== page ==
It’s little wonder that wellness is a hot topic among learning and development (L&D) professionals. More than a year into the pandemic, there is an overwhelming need to provide employees with guidance, strategies and resources to help them successfully manage stress and boost their well-being. Failing to provide effective wellness training risks an increase in employee burnout, a loss of professional development and reductions in organizational success.

In lululemon’s 2021 “Global Wellbeing Report,” only 29% of 10,000 survey respondents reported a strong sense of well-being across their physical, mental and social health. Moreover, only 15% strongly agreed that their employer “offers resources that support their overall wellbeing.” These survey results confirm a need for companies to be more proactive in training their employees to build skills that foster wellness in addition to the skills they need to fulfill their role.

As an L&D professional, you can rise to this challenge by creating and deploying programs that prioritize your colleagues’ well-being. But rather than relying on past initiatives, it’s crucial to adopt new strategies and create training programs to meet this moment and that are grounded in an understanding of holistic health.

Think Holistically to Boost Engagement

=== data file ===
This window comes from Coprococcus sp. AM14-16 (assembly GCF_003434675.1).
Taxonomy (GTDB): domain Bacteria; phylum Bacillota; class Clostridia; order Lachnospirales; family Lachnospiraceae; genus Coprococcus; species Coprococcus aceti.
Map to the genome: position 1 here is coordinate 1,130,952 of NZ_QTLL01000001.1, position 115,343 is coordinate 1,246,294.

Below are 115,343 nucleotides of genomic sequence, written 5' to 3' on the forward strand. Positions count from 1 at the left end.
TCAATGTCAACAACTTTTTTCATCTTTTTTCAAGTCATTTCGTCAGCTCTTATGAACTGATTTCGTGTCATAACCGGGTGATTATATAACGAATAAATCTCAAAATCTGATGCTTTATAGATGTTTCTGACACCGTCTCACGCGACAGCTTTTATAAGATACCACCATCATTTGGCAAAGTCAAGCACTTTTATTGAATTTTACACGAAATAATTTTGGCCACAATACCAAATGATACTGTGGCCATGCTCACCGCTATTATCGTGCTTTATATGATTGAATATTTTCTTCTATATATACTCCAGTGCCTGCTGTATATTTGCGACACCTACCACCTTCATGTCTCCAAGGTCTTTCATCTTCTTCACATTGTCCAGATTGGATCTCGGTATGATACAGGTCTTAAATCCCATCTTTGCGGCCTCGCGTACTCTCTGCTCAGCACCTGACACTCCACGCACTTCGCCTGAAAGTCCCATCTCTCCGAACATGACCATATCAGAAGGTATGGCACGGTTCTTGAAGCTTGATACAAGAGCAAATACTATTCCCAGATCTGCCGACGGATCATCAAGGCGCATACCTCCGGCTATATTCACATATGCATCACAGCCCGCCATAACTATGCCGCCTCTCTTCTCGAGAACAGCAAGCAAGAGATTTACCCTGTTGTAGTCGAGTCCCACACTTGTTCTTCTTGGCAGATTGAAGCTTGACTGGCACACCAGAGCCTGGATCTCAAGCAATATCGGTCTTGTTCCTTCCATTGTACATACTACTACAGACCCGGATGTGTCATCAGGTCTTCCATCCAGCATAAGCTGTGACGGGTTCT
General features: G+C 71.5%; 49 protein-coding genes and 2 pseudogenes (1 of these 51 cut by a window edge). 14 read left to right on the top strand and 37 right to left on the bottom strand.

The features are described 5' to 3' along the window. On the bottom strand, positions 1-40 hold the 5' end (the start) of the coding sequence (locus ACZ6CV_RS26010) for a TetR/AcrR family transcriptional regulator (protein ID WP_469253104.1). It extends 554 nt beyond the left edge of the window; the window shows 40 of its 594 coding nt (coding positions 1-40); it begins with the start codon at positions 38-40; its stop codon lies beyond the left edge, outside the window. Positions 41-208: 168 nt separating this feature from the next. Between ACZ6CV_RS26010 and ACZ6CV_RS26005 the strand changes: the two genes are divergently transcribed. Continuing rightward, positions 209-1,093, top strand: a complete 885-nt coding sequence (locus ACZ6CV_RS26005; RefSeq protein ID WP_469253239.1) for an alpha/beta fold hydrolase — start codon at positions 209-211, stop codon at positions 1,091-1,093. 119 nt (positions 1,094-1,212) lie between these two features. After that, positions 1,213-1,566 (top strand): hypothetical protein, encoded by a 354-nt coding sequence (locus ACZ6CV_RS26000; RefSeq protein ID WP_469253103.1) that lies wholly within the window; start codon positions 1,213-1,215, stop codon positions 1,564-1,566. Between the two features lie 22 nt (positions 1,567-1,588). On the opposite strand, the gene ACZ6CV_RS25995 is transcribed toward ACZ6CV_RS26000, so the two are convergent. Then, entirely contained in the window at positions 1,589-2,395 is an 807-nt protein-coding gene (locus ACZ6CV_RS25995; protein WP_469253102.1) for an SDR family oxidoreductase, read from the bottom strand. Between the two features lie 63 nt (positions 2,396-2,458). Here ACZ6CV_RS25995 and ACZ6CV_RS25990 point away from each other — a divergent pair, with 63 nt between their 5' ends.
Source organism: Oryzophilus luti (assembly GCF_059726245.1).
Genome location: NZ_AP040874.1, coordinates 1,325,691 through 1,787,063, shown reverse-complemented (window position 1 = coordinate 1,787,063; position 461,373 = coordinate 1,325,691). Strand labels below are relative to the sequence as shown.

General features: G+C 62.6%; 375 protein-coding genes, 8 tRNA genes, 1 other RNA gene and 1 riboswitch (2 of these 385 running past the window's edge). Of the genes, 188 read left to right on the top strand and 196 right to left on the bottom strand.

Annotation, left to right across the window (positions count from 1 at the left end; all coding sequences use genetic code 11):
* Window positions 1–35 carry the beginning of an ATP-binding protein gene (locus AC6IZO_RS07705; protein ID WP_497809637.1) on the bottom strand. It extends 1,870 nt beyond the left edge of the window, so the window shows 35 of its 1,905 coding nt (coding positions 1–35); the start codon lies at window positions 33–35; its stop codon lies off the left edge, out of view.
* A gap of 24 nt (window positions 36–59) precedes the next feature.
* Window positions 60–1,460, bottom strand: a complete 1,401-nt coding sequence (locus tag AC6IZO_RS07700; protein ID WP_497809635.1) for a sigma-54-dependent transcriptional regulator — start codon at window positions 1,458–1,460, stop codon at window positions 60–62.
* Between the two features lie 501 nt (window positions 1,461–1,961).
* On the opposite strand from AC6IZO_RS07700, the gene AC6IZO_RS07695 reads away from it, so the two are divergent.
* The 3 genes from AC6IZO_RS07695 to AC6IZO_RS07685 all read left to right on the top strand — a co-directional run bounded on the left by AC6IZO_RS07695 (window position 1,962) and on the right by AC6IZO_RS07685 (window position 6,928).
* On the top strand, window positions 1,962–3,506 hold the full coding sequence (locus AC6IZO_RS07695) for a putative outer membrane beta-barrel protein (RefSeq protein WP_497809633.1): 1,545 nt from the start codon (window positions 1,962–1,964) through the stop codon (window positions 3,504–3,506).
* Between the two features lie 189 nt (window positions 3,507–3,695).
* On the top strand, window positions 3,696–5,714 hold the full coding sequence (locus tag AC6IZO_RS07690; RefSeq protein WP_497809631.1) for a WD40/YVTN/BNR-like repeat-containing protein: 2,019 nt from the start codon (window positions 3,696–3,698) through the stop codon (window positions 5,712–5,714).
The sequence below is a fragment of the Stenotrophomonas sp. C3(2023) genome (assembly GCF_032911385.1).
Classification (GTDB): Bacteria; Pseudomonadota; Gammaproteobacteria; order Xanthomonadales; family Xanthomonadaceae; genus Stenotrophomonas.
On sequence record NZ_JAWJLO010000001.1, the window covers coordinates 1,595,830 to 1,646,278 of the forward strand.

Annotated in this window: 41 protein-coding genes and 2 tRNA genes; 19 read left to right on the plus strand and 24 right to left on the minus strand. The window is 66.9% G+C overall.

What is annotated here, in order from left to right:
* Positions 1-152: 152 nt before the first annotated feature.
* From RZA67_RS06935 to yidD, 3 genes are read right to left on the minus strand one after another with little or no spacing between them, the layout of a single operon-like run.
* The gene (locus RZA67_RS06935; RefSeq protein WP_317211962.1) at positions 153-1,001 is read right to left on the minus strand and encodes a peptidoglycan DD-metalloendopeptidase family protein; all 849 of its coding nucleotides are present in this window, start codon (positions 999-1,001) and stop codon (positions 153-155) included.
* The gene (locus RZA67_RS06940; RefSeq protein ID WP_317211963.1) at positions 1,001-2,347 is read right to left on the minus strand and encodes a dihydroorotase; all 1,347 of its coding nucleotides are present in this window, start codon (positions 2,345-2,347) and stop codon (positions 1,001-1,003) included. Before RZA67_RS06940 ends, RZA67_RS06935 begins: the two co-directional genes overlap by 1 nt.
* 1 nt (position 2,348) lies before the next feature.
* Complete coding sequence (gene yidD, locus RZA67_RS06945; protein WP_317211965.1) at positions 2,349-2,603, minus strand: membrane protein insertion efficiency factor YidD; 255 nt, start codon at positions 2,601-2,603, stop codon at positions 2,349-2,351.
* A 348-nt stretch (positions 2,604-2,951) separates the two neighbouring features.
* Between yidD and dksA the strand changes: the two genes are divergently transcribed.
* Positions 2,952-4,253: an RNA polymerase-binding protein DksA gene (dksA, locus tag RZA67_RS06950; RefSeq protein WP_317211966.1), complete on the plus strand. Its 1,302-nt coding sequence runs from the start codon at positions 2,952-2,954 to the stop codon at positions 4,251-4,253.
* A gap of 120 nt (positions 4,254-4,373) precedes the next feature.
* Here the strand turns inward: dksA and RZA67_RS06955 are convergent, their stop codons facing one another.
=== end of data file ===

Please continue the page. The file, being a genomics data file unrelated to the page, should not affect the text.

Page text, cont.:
Well-being and engagement are highly reciprocal, and employees who feel well are more likely to perform well. The key is to design training that addresses the “whole person” through the various dimensions of wellness: intellectual, emotional, physical, occupational and social.

To help employees navigate the ways the pandemic has challenged their well-being, your organization may need to invest more time, money and energy in employee mental health. This investment might include training on topics such as stress management, resilience and mindfulness. Making sure these initiatives are personalized to meet employees’ specific needs will increase the odds of their success.

Recognize Organizational Challenges

Convincing corporate leaders to fund holistic wellness training may be your first challenge in creating a new well-being program. Many leaders lack awareness of the long-term benefits of wellness training. As a result, they may initially prefer to focus budgets on topics they feel more clearly move the needle, such as selling skills and product training.

Even when employers are willing to fund wellness training, many limit their expenditures to short-term programs, like health fairs, or initiatives that provide little guidance or support, such as gym membership reimbursement. Unfortunately, such programs can place too much responsibility on the employee and often don’t address workers’ overall wellness.

Make a Case for Well-being

The onus may be on you to help leaders understand the far-reaching impacts that a holistic wellness initiative can have on employees. As L&D professionals, you’re often asked to build a business case and gain leadership buy-in for skills and product training initiatives. Wellness training is no different. Consider taking the following three steps to overcome organizational resistance:

1. Create a Wellness Training Committee